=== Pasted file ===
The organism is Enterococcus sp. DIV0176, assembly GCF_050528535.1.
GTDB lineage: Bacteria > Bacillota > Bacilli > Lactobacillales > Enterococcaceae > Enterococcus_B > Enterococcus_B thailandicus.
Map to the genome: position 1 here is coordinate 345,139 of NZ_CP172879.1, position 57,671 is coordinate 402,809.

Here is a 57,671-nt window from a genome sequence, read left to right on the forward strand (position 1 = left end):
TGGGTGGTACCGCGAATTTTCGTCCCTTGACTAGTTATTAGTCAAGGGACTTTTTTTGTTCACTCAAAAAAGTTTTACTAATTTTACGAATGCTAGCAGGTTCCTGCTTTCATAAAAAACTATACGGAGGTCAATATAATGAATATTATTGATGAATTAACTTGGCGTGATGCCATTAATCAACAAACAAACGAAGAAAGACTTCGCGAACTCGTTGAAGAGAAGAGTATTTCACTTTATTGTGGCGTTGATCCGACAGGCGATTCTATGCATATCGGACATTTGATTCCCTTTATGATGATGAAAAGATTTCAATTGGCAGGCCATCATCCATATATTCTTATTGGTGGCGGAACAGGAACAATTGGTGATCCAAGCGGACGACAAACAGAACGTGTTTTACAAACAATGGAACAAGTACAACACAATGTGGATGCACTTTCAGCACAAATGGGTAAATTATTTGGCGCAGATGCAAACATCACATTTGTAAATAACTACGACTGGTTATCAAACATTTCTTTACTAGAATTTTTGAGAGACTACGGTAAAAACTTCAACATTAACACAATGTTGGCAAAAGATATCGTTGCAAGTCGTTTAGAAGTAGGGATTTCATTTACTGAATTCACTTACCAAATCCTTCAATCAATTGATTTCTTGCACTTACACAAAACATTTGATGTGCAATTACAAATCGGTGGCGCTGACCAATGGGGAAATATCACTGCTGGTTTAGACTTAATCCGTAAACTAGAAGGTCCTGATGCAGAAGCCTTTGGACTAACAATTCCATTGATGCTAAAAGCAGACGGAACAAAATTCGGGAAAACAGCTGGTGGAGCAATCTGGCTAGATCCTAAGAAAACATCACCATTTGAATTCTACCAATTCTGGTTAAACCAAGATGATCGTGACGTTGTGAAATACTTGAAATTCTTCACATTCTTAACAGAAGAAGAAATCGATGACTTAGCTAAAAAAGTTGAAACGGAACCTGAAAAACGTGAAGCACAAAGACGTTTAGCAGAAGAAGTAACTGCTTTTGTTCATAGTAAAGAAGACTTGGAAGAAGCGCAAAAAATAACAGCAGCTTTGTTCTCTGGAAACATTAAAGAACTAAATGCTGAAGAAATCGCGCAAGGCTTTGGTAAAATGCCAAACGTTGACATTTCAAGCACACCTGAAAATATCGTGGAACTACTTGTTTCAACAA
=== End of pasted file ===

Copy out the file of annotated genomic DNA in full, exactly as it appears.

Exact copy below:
The organism is Enterococcus sp. DIV0176, assembly GCF_050528535.1.
GTDB lineage: Bacteria > Bacillota > Bacilli > Lactobacillales > Enterococcaceae > Enterococcus_B > Enterococcus_B thailandicus.
Map to the genome: position 1 here is coordinate 345,139 of NZ_CP172879.1, position 57,671 is coordinate 402,809.

Here is a 57,671-nt window from a genome sequence, read left to right on the forward strand (position 1 = left end):
TGGGTGGTACCGCGAATTTTCGTCCCTTGACTAGTTATTAGTCAAGGGACTTTTTTTGTTCACTCAAAAAAGTTTTACTAATTTTACGAATGCTAGCAGGTTCCTGCTTTCATAAAAAACTATACGGAGGTCAATATAATGAATATTATTGATGAATTAACTTGGCGTGATGCCATTAATCAACAAACAAACGAAGAAAGACTTCGCGAACTCGTTGAAGAGAAGAGTATTTCACTTTATTGTGGCGTTGATCCGACAGGCGATTCTATGCATATCGGACATTTGATTCCCTTTATGATGATGAAAAGATTTCAATTGGCAGGCCATCATCCATATATTCTTATTGGTGGCGGAACAGGAACAATTGGTGATCCAAGCGGACGACAAACAGAACGTGTTTTACAAACAATGGAACAAGTACAACACAATGTGGATGCACTTTCAGCACAAATGGGTAAATTATTTGGCGCAGATGCAAACATCACATTTGTAAATAACTACGACTGGTTATCAAACATTTCTTTACTAGAATTTTTGAGAGACTACGGTAAAAACTTCAACATTAACACAATGTTGGCAAAAGATATCGTTGCAAGTCGTTTAGAAGTAGGGATTTCATTTACTGAATTCACTTACCAAATCCTTCAATCAATTGATTTCTTGCACTTACACAAAACATTTGATGTGCAATTACAAATCGGTGGCGCTGACCAATGGGGAAATATCACTGCTGGTTTAGACTTAATCCGTAAACTAGAAGGTCCTGATGCAGAAGCCTTTGGACTAACAATTCCATTGATGCTAAAAGCAGACGGAACAAAATTCGGGAAAACAGCTGGTGGAGCAATCTGGCTAGATCCTAAGAAAACATCACCATTTGAATTCTACCAATTCTGGTTAAACCAAGATGATCGTGACGTTGTGAAATACTTGAAATTCTTCACATTCTTAACAGAAGAAGAAATCGATGACTTAGCTAAAAAAGTTGAAACGGAACCTGAAAAACGTGAAGCACAAAGACGTTTAGCAGAAGAAGTAACTGCTTTTGTTCATAGTAAAGAAGACTTGGAAGAAGCGCAAAAAATAACAGCAGCTTTGTTCTCTGGAAACATTAAAGAACTAAATGCTGAAGAAATCGCGCAAGGCTTTGGTAAAATGCCAAACGTTGACATTTCAAGCACACCTGAAAATATCGTGGAACTACTTGTTTCAACAA